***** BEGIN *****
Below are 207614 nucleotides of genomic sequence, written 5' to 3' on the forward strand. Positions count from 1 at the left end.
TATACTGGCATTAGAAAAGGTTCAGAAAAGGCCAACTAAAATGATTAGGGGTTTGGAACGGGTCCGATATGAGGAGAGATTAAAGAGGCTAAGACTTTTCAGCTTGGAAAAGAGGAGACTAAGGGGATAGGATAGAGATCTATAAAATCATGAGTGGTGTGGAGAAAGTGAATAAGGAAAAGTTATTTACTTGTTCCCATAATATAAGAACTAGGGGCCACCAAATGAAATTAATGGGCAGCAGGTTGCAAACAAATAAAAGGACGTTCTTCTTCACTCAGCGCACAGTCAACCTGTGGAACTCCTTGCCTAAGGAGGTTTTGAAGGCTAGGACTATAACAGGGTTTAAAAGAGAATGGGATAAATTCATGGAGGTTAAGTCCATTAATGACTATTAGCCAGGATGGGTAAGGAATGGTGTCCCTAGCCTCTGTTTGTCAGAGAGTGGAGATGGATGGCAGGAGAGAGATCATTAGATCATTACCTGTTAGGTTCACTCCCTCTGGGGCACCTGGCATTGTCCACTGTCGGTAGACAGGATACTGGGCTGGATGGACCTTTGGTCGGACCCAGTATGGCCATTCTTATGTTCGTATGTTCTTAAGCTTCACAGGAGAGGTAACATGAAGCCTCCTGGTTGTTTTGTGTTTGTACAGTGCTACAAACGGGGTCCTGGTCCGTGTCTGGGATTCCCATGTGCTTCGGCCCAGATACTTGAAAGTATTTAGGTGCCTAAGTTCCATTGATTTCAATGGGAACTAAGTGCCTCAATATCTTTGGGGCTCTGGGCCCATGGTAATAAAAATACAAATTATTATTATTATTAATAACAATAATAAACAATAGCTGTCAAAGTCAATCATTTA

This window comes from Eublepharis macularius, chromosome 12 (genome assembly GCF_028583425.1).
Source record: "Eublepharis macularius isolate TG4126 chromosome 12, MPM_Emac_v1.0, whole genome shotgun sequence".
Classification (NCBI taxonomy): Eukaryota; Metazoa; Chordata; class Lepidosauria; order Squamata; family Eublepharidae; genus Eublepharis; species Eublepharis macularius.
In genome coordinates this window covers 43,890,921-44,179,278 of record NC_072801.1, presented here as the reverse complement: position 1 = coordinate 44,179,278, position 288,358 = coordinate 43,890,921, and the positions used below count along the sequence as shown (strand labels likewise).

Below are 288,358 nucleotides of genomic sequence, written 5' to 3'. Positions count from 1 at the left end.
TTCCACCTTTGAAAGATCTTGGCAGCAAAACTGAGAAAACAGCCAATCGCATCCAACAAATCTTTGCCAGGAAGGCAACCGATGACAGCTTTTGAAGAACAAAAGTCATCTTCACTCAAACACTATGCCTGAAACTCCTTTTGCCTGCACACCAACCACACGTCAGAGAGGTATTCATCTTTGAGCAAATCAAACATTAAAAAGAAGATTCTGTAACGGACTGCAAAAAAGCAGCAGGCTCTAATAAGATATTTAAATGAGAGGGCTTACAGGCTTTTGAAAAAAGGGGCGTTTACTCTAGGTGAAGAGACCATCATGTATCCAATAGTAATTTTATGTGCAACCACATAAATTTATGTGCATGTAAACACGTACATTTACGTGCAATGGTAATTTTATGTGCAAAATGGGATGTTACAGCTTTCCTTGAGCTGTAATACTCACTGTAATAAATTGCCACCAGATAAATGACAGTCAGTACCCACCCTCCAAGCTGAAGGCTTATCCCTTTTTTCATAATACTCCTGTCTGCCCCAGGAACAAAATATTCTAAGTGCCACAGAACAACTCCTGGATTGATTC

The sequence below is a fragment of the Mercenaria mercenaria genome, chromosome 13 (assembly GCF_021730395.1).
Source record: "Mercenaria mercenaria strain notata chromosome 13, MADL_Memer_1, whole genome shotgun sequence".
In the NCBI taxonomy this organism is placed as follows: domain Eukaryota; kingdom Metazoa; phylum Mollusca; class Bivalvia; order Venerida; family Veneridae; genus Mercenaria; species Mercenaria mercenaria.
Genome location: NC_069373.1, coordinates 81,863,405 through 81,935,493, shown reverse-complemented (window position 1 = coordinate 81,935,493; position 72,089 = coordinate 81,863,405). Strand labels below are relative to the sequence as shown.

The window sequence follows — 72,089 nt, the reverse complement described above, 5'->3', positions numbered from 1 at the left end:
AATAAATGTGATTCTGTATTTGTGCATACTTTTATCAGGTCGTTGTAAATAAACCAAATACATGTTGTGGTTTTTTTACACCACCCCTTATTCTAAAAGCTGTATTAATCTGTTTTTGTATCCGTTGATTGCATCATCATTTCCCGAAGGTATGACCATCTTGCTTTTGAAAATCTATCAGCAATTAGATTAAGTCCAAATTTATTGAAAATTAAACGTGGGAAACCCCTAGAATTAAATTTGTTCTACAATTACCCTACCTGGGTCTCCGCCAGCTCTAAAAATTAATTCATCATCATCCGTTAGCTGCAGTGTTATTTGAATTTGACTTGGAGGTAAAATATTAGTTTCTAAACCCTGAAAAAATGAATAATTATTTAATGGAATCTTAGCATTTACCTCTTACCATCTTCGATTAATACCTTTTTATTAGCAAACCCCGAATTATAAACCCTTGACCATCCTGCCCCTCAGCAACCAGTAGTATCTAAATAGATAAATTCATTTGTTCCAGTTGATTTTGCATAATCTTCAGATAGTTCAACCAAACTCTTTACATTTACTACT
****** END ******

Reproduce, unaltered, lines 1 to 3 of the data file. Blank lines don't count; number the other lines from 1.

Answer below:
Below are 207614 nucleotides of genomic sequence, written 5' to 3' on the forward strand. Positions count from 1 at the left end.
TATACTGGCATTAGAAAAGGTTCAGAAAAGGCCAACTAAAATGATTAGGGGTTTGGAACGGGTCCGATATGAGGAGAGATTAAAGAGGCTAAGACTTTTCAGCTTGGAAAAGAGGAGACTAAGGGGATAGGATAGAGATCTATAAAATCATGAGTGGTGTGGAGAAAGTGAATAAGGAAAAGTTATTTACTTGTTCCCATAATATAAGAACTAGGGGCCACCAAATGAAATTAATGGGCAGCAGGTTGCAAACAAATAAAAGGACGTTCTTCTTCACTCAGCGCACAGTCAACCTGTGGAACTCCTTGCCTAAGGAGGTTTTGAAGGCTAGGACTATAACAGGGTTTAAAAGAGAATGGGATAAATTCATGGAGGTTAAGTCCATTAATGACTATTAGCCAGGATGGGTAAGGAATGGTGTCCCTAGCCTCTGTTTGTCAGAGAGTGGAGATGGATGGCAGGAGAGAGATCATTAGATCATTACCTGTTAGGTTCACTCCCTCTGGGGCACCTGGCATTGTCCACTGTCGGTAGACAGGATACTGGGCTGGATGGACCTTTGGTCGGACCCAGTATGGCCATTCTTATGTTCGTATGTTCTTAAGCTTCACAGGAGAGGTAACATGAAGCCTCCTGGTTGTTTTGTGTTTGTACAGTGCTACAAACGGGGTCCTGGTCCGTGTCTGGGATTCCCATGTGCTTCGGCCCAGATACTTGAAAGTATTTAGGTGCCTAAGTTCCATTGATTTCAATGGGAACTAAGTGCCTCAATATCTTTGGGGCTCTGGGCCCATGGTAATAAAAATACAAATTATTATTATTATTAATAACAATAATAAACAATAGCTGTCAAAGTCAATCATTTA

This window comes from Eublepharis macularius, chromosome 12 (genome assembly GCF_028583425.1).